The Kanban board

2022-10-19T13:13:18+02:00Dashboard Kanban|

The Kanban board is the tool par excellence of the Kanban method, a method that is part of the agile methodology and widely used by software development teams.

Next, we will see what a Kanban board is, what it consists of, how to organize them and the different boards that exist, both physical and digital.

What is a Kanban board?

The Kanban board is a visual project management tool used to map and visualize work flow, limit work in progress and maximize efficiency.

The goal of these boards is to help development teams define the order of their daily work.

Visualizing work on a Kanban board will increase productivity and eliminate any bottlenecks during project development.

The Kanban board is the star piece of the Kanban method, and originally consisted of a white board divided into rows and columns, these indicate a phase of the process and it is in them where the cards indicating the tasks will be added; placing it in a column or another will quickly indicate the status of that task, thus getting to see, in a visual and quick way, the state of development of the project.

what is kanban board

How does a Kanban board work?

As we have just said, a Kanban board is characterized by being a board divided into columns that indicate the development status of tasks with cards that represent just those tasks. As we will see later, these boards can be physical or digital.

Kanban board elements

Columns and color cards are the basic elements needed to create a board, although there are more elements to be aware of when working with Kanban boards.


Each project can have as many columns as desired: each column will indicate the status of the tasks added to it.

One of the most commonly used column divisions is:

  • To do“: where the cards indicating the pending tasks are added
  • Doing“: where there will be the cards with the tasks that are being developed at that time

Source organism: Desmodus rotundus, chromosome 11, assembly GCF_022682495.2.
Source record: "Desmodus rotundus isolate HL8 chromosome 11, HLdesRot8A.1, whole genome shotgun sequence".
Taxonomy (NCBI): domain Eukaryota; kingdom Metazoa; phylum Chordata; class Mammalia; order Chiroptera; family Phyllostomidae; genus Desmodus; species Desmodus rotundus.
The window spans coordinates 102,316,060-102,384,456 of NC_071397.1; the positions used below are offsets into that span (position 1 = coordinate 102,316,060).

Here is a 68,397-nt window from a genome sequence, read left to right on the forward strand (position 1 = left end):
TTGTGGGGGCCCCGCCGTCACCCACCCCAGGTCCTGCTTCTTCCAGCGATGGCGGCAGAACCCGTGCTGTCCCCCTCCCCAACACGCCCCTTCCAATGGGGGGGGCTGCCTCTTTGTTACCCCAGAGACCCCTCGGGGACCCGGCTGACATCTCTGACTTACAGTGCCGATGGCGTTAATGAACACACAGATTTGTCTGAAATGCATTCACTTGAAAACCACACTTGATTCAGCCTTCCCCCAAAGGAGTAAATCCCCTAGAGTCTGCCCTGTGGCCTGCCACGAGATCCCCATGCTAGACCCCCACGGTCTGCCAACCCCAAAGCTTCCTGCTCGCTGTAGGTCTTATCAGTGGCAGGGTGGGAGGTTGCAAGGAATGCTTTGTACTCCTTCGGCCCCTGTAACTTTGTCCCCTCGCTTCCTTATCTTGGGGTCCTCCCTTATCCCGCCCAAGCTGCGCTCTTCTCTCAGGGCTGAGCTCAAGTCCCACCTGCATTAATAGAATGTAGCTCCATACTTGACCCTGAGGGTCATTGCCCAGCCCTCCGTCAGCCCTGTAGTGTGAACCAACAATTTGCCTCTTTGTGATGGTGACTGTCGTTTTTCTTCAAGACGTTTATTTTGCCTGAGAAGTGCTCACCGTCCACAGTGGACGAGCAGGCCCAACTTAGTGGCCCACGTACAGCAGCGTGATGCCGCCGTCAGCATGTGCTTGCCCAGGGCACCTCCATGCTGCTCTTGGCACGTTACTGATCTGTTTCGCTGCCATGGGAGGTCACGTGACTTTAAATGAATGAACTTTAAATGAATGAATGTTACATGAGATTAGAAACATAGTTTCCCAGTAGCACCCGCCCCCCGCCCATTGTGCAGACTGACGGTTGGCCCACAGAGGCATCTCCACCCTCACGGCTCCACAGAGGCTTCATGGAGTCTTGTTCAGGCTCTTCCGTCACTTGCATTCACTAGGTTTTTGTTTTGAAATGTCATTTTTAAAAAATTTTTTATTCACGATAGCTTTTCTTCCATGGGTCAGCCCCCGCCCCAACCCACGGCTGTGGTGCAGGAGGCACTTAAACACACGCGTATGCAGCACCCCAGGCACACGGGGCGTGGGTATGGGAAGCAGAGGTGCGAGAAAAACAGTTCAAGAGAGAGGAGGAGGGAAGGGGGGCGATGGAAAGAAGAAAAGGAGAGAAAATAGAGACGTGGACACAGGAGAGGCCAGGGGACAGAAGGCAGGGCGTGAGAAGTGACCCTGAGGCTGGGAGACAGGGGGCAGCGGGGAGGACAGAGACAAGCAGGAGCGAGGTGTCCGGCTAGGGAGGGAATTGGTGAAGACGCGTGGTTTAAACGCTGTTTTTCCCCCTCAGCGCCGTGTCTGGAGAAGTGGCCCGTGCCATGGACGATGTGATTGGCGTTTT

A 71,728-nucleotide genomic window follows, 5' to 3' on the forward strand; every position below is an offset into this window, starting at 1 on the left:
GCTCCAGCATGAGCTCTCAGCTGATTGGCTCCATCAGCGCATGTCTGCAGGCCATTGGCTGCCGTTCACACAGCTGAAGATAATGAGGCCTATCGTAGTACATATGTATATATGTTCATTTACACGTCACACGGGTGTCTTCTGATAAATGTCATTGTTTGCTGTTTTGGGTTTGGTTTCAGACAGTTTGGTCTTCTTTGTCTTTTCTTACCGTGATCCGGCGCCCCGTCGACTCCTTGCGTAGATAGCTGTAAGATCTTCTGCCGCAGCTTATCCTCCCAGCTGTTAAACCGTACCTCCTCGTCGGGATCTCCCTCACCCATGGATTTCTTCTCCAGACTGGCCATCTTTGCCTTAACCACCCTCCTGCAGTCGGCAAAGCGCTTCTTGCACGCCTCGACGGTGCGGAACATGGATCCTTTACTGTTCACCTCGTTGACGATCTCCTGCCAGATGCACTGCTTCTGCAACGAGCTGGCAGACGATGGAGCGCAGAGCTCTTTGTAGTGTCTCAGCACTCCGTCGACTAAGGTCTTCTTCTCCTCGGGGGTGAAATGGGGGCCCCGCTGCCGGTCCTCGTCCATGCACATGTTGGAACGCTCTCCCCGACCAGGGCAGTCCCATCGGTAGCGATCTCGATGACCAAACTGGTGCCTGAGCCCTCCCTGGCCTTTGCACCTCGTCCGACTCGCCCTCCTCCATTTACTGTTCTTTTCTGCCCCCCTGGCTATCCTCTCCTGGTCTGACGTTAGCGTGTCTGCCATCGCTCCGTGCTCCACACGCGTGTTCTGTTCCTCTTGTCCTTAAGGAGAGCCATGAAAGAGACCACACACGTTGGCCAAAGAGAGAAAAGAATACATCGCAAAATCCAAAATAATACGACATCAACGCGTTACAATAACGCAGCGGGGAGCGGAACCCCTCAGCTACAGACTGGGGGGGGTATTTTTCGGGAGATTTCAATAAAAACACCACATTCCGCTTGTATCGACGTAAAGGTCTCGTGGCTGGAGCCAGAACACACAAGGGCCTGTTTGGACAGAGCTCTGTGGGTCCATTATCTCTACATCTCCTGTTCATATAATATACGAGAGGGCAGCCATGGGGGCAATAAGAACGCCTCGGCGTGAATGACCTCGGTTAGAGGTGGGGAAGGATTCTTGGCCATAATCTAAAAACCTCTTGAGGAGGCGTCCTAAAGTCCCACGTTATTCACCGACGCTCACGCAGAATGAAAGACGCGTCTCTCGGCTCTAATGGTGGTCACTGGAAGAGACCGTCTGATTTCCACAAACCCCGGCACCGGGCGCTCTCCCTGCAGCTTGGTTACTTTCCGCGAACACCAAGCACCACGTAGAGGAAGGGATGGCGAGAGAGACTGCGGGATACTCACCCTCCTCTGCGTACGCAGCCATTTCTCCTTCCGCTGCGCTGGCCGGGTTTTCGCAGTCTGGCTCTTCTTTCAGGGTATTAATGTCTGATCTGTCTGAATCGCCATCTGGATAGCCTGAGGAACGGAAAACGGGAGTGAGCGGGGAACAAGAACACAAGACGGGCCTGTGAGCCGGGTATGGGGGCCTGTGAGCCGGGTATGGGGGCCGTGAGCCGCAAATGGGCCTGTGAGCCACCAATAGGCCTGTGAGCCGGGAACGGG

• Done“: where the cards of the tasks already completed will be placed

With this simple division, you can quickly see which tasks are pending, which are in progress and which are already closed.

Another fragmentation could be according to project priorities: “low”, “medium” or “high”, or even one in which a workflow is represented as: “order received”, “payment collected”, “shipped”, and “delivered”.

An interesting column to adopt in a Kanban board is the “Blocking” column, where cards indicating tasks that cannot move forward will be placed. Thanks to this column, visually it will be quickly detected which tasks are stuck and which require other actions.

These sharing are infinite and will always be done thinking about how it is easier to visualize the mapping of the project development.

To achieve a more exhaustive mapping, you can create as many subsections as you wish within each column, thus, you will see the workflow in much more detail.

pass your tasks to done

Kanban Cards

Kanban cards are the key element in a Kanban board and each card corresponds to a single task or work to be developed and moves along the columns of the board.

The use of the cards is to visualize the progress of the tasks and to limit the work in progress or WIP (Work in Process”). During this process, the cards help to reduce the number of unnecessary meetings, improve the transparency of workflows and help to know what each task consists of.

An easy way to quickly visualize the type of task on the Kanban board is with colors: each card can have a color assigned to it by the development team where the color indicates a specific type of task, e.g. pink cards can indicate design tasks, orange cards can indicate development tasks and/or green cards can indicate testing tasks.